Timur Bekmambetov’s Screenlife films have been a proven source of forward-thinking cinematic fun and big box office returns for a good many years now, with a recent five-picture distribution deal for Universal that suggests a long-term commitment to the technology/filming style from the studio. Great news, as Bekmambetov and the filmmakers he selects to direct his projects (he’s generally acting in a producer role) have only gotten stronger and more confident at realizing this approach to telling cinematic story, using the screens of laptops and smartphones to convey a variety of stories and genres. 2021 Sundance selection R#J proved to be the liveliest and most adventurous Screenlife project yet, taking the mode out of the horror/thriller genre and into Shakespearean territory for the first time, to great effect. One hoped that this suggested the path forward for Bekmambetov and co., and perhaps it does (he has been quoted as having 50 Screenlife projects in varying stages of development, after all), but sadly, latest effort #Blue_Whale is a step backward for the producer and his generally consistent vision.
#Blue_Whale brings Screenlife back into horror territory, for what ultimately plays as a less compelling take on the masterpiece of the form, Unfriended: Dark Web. Taking Bekmambetov back to his native Russia to work with relatively fresh director Anna Zaytseva (this is her debut feature, following a few shorts), #Blue_Whale capitalizes on the recent real-world fervor around The Blue Whale Challenge, a sinister social media game ostensibly originating in Moscow that encouraged teenage participants to self-harm and eventually commit suicide. The real life Blue Whale phenomenon was characterized and complicated by an intense media scrutiny that may or may not have turned a creepypasta into upsetting reality (three people were eventually arrested in connection to the dissemination of the challenge, but who knows).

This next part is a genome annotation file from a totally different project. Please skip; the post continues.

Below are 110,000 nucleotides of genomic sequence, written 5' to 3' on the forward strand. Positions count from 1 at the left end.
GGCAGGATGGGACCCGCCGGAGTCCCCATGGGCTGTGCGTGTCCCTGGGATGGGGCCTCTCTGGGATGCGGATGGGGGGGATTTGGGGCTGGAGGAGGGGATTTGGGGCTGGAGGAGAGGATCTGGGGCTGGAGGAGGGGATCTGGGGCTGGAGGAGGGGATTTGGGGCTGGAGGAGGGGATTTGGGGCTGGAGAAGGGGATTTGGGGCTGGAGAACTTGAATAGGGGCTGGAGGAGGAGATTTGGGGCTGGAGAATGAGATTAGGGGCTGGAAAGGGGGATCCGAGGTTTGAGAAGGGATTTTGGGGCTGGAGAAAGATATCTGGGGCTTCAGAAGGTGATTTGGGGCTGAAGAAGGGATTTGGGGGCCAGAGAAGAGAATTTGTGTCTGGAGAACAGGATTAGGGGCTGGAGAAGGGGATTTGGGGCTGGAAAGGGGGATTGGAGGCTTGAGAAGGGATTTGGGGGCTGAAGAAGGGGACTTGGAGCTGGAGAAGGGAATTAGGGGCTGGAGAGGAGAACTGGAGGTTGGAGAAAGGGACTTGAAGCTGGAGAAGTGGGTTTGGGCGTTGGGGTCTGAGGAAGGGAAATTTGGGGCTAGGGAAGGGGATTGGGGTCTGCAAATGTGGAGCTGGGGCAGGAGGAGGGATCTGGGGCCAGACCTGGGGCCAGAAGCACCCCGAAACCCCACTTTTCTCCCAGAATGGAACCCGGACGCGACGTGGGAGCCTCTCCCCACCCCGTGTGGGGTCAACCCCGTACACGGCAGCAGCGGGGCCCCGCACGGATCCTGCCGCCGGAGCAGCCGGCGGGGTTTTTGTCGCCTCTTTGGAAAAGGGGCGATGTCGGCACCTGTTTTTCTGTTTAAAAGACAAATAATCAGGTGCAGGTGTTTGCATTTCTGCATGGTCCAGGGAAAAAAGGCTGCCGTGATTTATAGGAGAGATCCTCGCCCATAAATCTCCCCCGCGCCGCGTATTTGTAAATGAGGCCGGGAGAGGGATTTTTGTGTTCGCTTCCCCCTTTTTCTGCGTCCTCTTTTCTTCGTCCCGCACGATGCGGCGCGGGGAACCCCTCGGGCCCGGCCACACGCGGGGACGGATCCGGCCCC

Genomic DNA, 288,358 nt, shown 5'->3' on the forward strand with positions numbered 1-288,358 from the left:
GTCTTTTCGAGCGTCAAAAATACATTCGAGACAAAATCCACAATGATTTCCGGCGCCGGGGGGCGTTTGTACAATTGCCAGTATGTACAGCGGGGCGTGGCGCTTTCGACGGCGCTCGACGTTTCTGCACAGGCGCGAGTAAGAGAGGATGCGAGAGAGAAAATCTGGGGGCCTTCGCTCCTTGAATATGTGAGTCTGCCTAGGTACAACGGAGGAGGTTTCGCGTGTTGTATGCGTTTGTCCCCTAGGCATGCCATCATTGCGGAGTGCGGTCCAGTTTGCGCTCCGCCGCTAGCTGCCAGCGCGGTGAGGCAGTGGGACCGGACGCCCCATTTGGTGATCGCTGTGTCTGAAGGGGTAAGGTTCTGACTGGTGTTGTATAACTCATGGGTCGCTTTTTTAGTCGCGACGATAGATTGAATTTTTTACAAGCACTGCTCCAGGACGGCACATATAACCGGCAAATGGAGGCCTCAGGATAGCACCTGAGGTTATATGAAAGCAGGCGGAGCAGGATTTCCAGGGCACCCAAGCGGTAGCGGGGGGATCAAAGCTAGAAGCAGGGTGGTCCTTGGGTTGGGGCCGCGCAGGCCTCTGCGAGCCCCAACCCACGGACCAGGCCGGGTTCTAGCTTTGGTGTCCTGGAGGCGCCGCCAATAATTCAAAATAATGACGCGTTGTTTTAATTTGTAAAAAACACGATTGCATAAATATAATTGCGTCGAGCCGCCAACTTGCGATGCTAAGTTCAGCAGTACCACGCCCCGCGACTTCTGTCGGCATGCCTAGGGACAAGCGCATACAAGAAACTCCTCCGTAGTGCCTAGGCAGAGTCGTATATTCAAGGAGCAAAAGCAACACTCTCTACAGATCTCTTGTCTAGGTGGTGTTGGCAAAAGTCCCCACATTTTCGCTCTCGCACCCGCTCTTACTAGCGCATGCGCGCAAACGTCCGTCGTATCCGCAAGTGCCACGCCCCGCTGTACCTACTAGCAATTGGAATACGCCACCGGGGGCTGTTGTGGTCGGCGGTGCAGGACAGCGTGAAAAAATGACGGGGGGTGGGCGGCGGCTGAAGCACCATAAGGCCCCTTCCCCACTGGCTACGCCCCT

But, none of that has much bearing on what happens in #Blue_Whale, which opts to turn this material into straightforward horror, concocting a spooky, conspiratorial organization responsible for coaxing depressed teens into ending their own lives over the course of 21 steps. Each step is a different challenge designed to humiliate and isolate the already vulnerable, high school-age participants, a process that claims the life of the film’s protagonist’s sister in its opening moments. Following this loss, Anna Potebnya’s Dana infiltrates the Blue Whale group chat with the intent of getting revenge on those who orchestrated it, but “pretending” to play the game ends up boiling down to about the same thing as actually playing it. A low-tier thriller plot in the vein of many Screenlife films, Bekmambetov’s phone-screen formalism is generally so accomplished that considerations of plot are far from the mind, but unfortunately, #Blue_Whale’s grasp on the language of this medium isn’t as firm as the films that have come before it, with the editing (re: switching between apps and tabs) failing to establish a rhythm and taking too many chronal shortcuts. Non-Russian speakers will also inherently get less from the film, as the dense, text-heavy Screenlife compositions aren’t completely translatable, your eye always immediately drawn to the most relevant text, everything else eschewed. An unfortunate, noticeable step down from what’s come (recently) before, #Blue_Whale exemplifies the worst possibilities offered by Screenlife, which had thus far been nimbly avoided. Though, with a take on Cyrano de Bergerac apparently right around the corner (Liked, still no official release date), Bekmambetov may already be steering the ship back where it needs to go.
Published as part of Fantasia Fest 2021 — Dispatch 5.